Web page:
The Isle of Raasay is renowned for its wealth of outdoor activities. There is an exceptional outdoor centre here which offers an amazing range of pursuits. Sea kayaking, canoeing, abseiling, mountain biking, escorted wildlife walking, hill-loch fishing and even gorge-walking down the dramatic rivers that flow through the rocky crags, are some of the activities that visitors can participate in. The cottage also has an adjoining slipway for boating enthusiasts. Raasay is Gaelic for ‘the isle of Roe deer’ and local wildlife abounds. Not only deer but nesting golden eagles, visiting white-tailed eagles, Northern Diver, seals, dolphins and a number of otters can be seen in the vicinity. The island terrain varies from heather-clad moorland, forests and hills to rocky outcrops and limestone cliffs. Dun Caan is the highest point on the island. A distinctive flat-topped mountain with a 360 degree view from the summit, it makes a wonderful day’s walk for the fit and able. For the less energetic there are numerous woodland walks through pretty scenery and miles of single tracks and quiet lanes for cycling and exploring. An intriguing story lies behind the now famous ‘Calum’s Road’, which runs from the ruins of Brochel Castle to Arnish. It was constructed by the sole inhabitant of Raasay, Calum MacLeod, who, after the clearances, wanted to encourage people to return to his beloved island. Using only a wheelbarrow and local stone the project took over 20 years to complete and is commemorated in the book by Roger Hutchinson. It is still in use today.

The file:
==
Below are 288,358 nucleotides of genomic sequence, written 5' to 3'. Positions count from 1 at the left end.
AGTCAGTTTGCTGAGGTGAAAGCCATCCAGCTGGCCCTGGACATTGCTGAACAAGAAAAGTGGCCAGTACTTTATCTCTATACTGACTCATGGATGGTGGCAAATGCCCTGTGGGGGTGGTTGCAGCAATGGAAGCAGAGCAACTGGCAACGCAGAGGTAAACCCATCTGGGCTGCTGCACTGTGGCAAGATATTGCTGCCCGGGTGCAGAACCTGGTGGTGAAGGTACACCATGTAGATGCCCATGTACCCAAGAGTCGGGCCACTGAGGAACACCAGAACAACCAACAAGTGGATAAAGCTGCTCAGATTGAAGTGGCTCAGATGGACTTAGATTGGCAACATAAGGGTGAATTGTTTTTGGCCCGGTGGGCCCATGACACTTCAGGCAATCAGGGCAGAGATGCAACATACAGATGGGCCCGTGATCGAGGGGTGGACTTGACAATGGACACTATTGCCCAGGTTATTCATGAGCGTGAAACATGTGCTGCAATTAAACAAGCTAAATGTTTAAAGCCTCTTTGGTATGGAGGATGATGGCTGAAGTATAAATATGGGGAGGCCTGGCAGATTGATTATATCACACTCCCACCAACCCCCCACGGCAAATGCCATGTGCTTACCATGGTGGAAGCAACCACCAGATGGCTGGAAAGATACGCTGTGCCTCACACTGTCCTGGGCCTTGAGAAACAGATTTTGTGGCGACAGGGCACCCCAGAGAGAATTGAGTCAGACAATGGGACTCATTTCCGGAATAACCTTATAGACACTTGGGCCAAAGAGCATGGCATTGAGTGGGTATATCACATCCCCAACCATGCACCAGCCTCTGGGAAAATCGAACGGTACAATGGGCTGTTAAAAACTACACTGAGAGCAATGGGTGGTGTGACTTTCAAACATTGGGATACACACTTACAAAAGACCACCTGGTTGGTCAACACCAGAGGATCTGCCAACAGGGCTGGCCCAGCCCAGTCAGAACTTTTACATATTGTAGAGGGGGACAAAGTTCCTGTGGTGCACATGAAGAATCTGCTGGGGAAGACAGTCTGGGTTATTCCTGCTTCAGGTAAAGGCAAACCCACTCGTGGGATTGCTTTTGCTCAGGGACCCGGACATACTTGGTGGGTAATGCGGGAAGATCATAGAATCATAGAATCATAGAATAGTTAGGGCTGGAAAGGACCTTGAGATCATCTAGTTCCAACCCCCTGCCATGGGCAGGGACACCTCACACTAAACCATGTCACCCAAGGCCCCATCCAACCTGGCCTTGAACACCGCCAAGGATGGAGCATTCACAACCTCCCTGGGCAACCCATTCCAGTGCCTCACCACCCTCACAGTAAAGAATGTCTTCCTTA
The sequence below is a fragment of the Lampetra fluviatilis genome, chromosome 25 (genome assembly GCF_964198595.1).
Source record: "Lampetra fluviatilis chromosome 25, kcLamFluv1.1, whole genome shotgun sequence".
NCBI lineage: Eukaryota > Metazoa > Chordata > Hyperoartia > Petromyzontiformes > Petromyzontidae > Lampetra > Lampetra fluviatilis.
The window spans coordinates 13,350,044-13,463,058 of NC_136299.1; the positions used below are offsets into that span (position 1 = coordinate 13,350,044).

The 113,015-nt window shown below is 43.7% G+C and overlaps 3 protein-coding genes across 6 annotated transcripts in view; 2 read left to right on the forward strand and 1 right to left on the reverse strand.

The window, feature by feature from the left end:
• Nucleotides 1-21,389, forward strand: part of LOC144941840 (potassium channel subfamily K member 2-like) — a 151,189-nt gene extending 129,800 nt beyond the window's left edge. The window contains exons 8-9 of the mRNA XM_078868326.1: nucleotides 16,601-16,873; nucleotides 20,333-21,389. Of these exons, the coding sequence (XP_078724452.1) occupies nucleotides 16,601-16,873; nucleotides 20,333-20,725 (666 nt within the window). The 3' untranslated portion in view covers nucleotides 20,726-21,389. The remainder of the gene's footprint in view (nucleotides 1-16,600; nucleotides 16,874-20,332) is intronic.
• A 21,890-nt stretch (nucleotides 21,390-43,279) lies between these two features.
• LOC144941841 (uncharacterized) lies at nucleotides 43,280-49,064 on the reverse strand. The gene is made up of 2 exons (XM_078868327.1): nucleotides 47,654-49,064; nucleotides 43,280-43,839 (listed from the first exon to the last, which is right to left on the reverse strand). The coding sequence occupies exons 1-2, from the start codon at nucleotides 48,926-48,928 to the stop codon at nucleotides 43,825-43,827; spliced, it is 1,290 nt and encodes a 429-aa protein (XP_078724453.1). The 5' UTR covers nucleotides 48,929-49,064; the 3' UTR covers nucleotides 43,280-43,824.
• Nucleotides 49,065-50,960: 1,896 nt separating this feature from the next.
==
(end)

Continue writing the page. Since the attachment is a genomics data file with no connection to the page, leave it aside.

Local facilities include a restaurant, café, general store and post office, together with an excellent leisure centre. This is an ideal location for a real get-away-from-it-all holiday whilst being readily accessible to the delights of the Isle of Skye by a short and frequent ferry crossing. A real “island hopping” adventure holiday!